When I’m exhausted, I try and stay away from news. Reading about the abysmal things humans are capable of can be very draining. But after a while, I feel the need to know what’s going on in the world around me. I know the world is a bad place, but once in a while, an article tells me of an aspect of ‘humanity’ I didn’t know about at all.
I recently read about rape videos being sold in Indian villages. While the very Idea is abhorrent, the details are even more chilling: these can be accessed by anyone, for very little money and disseminated through messaging services like Whatsapp, the raped women are clearly identifiable, and the acts brutal and horrifying.
“Al Jazeera found several videos that appeared to depict rape for sale across the state. They cost from Rs 20 to Rs 200 (30 cents to $3) and are transmitted to a customer’s mobile phone in a matter of seconds. The faces of the women are visible in these films. Their voices are clear. The attacks on them are brutal.”
And just when I was lamenting the lack of safety and dignity for women, I was hit by this piece of news: slave grooms in Hongkong— men from India and Pakistan who get married into rich families in Hong kong only to be exploited as slaves, made to work as indentured labourers, exploited, tortured, threatened with death.
“They force him to work round the clock, seven days a week – as a bonded labourer at a construction site during the day and as an indentured servant at home on evenings and his day off. They beat him and verbally abuse him at any sign of exhaustion or dissent. They take all his money, refuse him food and have even threatened to kill him. Sandhu knows what they are doing is wrong and illegal, but the endless abuse has broken him down. He battles severe depression and nightmares, too exhausted, afraid and ashamed to speak out.”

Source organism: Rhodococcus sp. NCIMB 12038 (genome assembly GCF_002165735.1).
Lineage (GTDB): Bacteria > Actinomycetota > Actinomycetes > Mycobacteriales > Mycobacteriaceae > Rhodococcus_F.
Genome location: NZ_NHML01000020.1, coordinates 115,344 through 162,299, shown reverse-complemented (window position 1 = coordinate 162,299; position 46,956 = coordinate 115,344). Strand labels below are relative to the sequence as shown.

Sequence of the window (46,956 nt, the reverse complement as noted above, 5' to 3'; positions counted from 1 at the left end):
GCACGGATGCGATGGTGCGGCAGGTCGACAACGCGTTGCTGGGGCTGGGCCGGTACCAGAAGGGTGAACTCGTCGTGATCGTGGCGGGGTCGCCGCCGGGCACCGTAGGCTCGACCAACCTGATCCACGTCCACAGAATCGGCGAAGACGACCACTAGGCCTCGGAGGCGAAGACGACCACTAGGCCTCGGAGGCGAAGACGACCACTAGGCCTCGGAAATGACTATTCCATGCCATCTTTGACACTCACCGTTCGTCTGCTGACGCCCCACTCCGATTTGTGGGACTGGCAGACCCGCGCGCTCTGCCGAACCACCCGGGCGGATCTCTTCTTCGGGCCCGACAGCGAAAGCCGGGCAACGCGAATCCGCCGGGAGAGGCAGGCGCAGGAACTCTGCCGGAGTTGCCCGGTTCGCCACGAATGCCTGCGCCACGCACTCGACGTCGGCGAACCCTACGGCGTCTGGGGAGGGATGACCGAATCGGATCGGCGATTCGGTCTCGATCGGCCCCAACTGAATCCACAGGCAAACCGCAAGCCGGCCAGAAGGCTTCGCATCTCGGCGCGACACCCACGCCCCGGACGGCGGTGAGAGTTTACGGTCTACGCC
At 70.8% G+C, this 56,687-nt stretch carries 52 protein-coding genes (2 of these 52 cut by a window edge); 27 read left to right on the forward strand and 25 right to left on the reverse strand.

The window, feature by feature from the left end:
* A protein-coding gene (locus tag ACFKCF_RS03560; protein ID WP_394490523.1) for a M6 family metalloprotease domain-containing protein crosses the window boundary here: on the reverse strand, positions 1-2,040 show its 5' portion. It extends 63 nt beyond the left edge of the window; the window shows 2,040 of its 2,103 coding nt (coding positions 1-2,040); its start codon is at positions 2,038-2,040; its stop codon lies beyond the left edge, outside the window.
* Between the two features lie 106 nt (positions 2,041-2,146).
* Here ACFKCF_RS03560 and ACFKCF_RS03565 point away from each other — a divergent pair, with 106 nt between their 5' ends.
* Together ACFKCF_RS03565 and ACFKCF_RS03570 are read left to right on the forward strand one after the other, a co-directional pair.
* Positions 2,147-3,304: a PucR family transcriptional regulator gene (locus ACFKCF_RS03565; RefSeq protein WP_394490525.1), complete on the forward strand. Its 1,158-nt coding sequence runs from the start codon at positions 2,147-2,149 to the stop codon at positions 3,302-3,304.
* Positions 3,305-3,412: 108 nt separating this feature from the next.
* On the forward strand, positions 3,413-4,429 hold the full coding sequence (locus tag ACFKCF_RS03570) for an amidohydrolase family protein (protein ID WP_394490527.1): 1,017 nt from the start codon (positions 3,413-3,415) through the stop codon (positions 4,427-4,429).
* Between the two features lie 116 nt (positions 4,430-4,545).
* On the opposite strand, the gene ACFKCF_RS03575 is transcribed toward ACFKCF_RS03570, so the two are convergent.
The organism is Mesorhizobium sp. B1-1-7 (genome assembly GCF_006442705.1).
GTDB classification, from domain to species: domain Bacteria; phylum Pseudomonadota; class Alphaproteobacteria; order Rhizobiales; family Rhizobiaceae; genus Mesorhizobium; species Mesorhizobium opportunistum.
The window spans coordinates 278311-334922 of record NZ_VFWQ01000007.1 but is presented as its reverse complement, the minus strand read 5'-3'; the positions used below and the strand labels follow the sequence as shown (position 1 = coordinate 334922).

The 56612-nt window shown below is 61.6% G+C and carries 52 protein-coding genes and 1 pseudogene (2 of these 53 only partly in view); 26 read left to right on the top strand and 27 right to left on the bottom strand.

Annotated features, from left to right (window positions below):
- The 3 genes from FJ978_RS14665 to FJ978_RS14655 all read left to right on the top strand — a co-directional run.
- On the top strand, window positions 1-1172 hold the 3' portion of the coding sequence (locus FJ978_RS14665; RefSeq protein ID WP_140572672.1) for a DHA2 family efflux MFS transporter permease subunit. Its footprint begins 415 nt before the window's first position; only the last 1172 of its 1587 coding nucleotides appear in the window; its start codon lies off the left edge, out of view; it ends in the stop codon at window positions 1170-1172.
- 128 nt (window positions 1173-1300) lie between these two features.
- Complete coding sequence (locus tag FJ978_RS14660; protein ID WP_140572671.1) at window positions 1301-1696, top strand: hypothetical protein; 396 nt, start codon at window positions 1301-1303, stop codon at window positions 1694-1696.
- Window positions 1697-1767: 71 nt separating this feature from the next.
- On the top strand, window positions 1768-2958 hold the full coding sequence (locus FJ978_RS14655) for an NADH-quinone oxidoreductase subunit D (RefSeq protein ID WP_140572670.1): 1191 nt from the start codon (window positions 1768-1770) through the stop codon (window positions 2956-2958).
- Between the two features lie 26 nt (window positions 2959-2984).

The writer in me wants to know more: more about the men and women caught in such situations, and about the men and women who commit these injustices. What drives them–does the man who makes/ sells/ buys rape videos not have a mother, a sister, a daughter? What makes them who they are?
What about the families who dupe men and enslave them in Hong kong– how does a slave-owning family function? How does someone with enough money to go to a country to target such a man, pay for him to be brought to Hong kong then begin to snatch his passport, beat him up, and force him into a life of hard labour?
There are so many more dark snippets of news: the boy who was bullied to death in Kuala lumpur, the horror of the Grefnell fire, the many terrorist attacks in the UK and around the world. Sometimes, the world is too much. Which is why, I’ve teamed up with a few kind souls to focus on the good in humanity, at least once a month.
I host the monthly We Are the World Blogfest: I’d like to invite you to join, if you haven’t as yet, to post the last Friday of each month a snippet of positive news that shows our essential, beautiful humanity.
Since a few of the cohosts are going through doldrums, myself among them, we’re looking for more co-hosts– bloggers willing to co-host a We are the World event about twice a year, visit a few blogs, make new friends. It doesn’t take much– so if want to make a positive difference, please let me know: write at damyantiwrites dot com
How do you react to the terrible facets of humanity? Do the lows humanity can go to surprise you? Have you seen news like this in your country/ city/ locality? Would you care to join the We Are the World Blogfest?
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